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Health care brought home

Editorial for 10-21-2004

Last Thursday morning, right here in White Salmon, local citizens may have gotten a glimpse at the future of our health care system, and it was pretty grim.

Dozens of local residents lined up in front of the doors to Hi-School Pharmacy, trying to ensure they could get a flu shot. The line began to form before 8 a.m. -- more than an hour before the pharmacy opened its doors. As the minutes went by the line grew and grew, until it stretched all the way to the back of the parking lot. Some of the people were in wheelchairs; others had canes or walkers.

It was a sad scene. The people waiting there were among the most vulnerable in our society, yet they had to stand out in the brisk morning air and hope there would be enough flu vaccine to go around for everyone.

We're lucky it was a sunny and relatively warm day, or those people -- who are among those most susceptible to health problems -- might have had to stand out in the rain and cold to wait.

The pharmacy staff did a great job with what they had. In just over four hours, 220 local residents got their flu shots. Unfortunately, the supply ran out and some had to be turned away. Hi-School Pharmacy is working to secure additional doses, but demand is high across the nation and it's not certain more can be found.

With the shortage, the Centers for Disease Control & Prevention are urging that only those at "high risk" get flu shots this year. The primary categories considered to be at high risk include: adults 65 or older, children between 6-23 months; people with chronic medical conditions; and women who will be pregnant during the influenza season.

The shortage of flu vaccines this year was caused by a tainted supply coming from a drug manufacturing plant in Great Britain. The contamination caused the loss of approximately 46 million doses that were bound for America.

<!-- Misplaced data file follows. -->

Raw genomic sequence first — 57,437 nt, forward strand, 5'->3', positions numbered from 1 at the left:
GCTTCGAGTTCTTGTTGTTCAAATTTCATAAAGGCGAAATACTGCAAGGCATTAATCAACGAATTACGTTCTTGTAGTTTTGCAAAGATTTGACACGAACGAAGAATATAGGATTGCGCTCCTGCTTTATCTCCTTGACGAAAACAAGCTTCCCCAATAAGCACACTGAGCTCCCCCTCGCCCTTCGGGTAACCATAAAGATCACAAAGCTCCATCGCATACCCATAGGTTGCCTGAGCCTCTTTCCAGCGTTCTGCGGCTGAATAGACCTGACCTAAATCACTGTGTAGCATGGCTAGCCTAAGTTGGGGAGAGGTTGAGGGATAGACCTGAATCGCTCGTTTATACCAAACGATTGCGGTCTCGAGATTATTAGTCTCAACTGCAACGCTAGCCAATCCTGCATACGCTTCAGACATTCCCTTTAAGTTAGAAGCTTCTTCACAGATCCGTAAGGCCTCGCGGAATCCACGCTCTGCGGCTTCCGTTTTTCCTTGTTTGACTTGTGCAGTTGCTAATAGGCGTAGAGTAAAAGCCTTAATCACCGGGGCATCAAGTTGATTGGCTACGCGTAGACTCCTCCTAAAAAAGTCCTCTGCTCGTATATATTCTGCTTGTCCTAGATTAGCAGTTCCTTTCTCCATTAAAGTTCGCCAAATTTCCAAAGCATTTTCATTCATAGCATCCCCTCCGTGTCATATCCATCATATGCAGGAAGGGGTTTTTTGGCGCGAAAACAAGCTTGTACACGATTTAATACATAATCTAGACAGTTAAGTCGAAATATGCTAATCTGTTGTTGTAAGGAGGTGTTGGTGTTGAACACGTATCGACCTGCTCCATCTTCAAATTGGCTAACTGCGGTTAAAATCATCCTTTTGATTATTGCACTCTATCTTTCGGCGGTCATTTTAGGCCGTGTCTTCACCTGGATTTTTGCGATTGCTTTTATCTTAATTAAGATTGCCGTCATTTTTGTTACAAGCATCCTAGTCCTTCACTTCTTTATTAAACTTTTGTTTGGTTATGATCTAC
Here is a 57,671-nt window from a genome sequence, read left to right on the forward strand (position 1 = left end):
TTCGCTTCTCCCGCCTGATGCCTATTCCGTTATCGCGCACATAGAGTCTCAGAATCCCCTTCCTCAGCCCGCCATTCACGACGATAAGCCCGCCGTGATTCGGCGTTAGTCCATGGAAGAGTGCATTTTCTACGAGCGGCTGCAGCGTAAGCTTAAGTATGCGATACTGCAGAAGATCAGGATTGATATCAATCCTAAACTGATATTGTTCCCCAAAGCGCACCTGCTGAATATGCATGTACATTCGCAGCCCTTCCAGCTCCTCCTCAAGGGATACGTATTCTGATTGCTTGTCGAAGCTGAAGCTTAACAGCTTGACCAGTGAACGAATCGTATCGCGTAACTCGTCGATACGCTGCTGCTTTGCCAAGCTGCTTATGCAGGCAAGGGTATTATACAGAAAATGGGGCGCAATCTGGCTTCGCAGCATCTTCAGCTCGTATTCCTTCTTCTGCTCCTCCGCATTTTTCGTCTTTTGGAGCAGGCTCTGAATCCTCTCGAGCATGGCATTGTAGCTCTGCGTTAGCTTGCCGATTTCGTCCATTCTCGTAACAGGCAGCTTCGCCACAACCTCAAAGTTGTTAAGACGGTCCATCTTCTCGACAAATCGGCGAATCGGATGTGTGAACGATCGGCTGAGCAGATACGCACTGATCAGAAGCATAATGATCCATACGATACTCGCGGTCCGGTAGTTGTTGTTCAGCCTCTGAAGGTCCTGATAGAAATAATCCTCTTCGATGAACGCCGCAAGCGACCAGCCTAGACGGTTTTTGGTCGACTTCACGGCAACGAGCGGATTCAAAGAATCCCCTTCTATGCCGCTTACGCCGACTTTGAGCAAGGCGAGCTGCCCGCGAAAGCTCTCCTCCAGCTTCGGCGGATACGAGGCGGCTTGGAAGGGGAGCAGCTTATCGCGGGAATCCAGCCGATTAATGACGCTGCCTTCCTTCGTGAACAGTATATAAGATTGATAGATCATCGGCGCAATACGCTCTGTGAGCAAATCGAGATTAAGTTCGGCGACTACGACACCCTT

Chiron Corp., the company that had the contaminated vaccines, was expected to supply about half of our nation's needs. The old saying, "Don't put all your eggs in one basket" almost literally applies here. Why did we rely so heavily on any one company, especially one based overseas? Indeed, why are we outsourcing our health care in the first place?

And where are the backup plans? The influenza virus is extremely serious. It kills about 36,000 Americans every year, and half a million people around the globe. Surely, a nation as great as ours would have a contingency in case there was a fire or some other catastrophe at the plant where the flu vaccine was being produced. But no.

The British Department of Health said it warned the United States about the contamination problem at the vaccine supplier on Aug. 26. Yet U.S. health officials did not announce the looming shortage publicly until Oct. 6.

The reactions of the two governments in itself also is telling: The British, faced with its own shortage, aggressively made contingency plans and secured another 2.2 million doses of flu vaccine from other suppliers. The United States, on the other hand, took a different approach: it asked most of its citizens not to get a shot this year.

That is not a reassuring approach to health care. If that's the best we can do, we're all going to be in trouble sooner or later.

The flu vaccine crisis is just one more symptom of a sick health care system. A cure is needed soon, and one good place to start will come at the ballot box on Nov. 2.



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